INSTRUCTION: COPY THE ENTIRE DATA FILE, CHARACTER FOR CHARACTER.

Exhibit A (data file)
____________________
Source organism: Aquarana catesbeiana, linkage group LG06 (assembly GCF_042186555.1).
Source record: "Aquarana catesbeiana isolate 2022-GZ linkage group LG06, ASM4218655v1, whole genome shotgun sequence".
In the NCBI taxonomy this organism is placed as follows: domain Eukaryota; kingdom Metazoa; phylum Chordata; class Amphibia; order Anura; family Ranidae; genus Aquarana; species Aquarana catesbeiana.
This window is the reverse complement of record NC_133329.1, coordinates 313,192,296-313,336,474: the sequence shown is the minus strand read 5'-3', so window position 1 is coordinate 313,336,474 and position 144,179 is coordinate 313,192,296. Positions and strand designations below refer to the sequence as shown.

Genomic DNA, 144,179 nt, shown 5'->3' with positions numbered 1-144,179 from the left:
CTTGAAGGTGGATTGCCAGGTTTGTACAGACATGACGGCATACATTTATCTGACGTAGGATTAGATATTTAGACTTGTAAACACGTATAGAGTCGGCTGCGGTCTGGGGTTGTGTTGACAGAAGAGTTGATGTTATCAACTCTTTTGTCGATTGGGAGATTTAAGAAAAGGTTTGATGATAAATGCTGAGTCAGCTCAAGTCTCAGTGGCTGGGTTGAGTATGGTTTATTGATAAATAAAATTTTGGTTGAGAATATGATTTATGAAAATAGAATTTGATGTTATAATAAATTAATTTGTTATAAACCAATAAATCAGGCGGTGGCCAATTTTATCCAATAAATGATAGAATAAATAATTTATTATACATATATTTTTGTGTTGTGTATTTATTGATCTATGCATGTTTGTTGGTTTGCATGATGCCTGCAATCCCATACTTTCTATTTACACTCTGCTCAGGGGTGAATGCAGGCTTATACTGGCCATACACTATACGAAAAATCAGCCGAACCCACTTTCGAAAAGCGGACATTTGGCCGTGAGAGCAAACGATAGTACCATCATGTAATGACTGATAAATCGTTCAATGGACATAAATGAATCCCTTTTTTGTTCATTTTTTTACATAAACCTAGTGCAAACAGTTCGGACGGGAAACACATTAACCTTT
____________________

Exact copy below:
Source organism: Aquarana catesbeiana, linkage group LG06 (assembly GCF_042186555.1).
Source record: "Aquarana catesbeiana isolate 2022-GZ linkage group LG06, ASM4218655v1, whole genome shotgun sequence".
In the NCBI taxonomy this organism is placed as follows: domain Eukaryota; kingdom Metazoa; phylum Chordata; class Amphibia; order Anura; family Ranidae; genus Aquarana; species Aquarana catesbeiana.
This window is the reverse complement of record NC_133329.1, coordinates 313,192,296-313,336,474: the sequence shown is the minus strand read 5'-3', so window position 1 is coordinate 313,336,474 and position 144,179 is coordinate 313,192,296. Positions and strand designations below refer to the sequence as shown.

Genomic DNA, 144,179 nt, shown 5'->3' with positions numbered 1-144,179 from the left:
CTTGAAGGTGGATTGCCAGGTTTGTACAGACATGACGGCATACATTTATCTGACGTAGGATTAGATATTTAGACTTGTAAACACGTATAGAGTCGGCTGCGGTCTGGGGTTGTGTTGACAGAAGAGTTGATGTTATCAACTCTTTTGTCGATTGGGAGATTTAAGAAAAGGTTTGATGATAAATGCTGAGTCAGCTCAAGTCTCAGTGGCTGGGTTGAGTATGGTTTATTGATAAATAAAATTTTGGTTGAGAATATGATTTATGAAAATAGAATTTGATGTTATAATAAATTAATTTGTTATAAACCAATAAATCAGGCGGTGGCCAATTTTATCCAATAAATGATAGAATAAATAATTTATTATACATATATTTTTGTGTTGTGTATTTATTGATCTATGCATGTTTGTTGGTTTGCATGATGCCTGCAATCCCATACTTTCTATTTACACTCTGCTCAGGGGTGAATGCAGGCTTATACTGGCCATACACTATACGAAAAATCAGCCGAACCCACTTTCGAAAAGCGGACATTTGGCCGTGAGAGCAAACGATAGTACCATCATGTAATGACTGATAAATCGTTCAATGGACATAAATGAATCCCTTTTTTGTTCATTTTTTTACATAAACCTAGTGCAAACAGTTCGGACGGGAAACACATTAACCTTT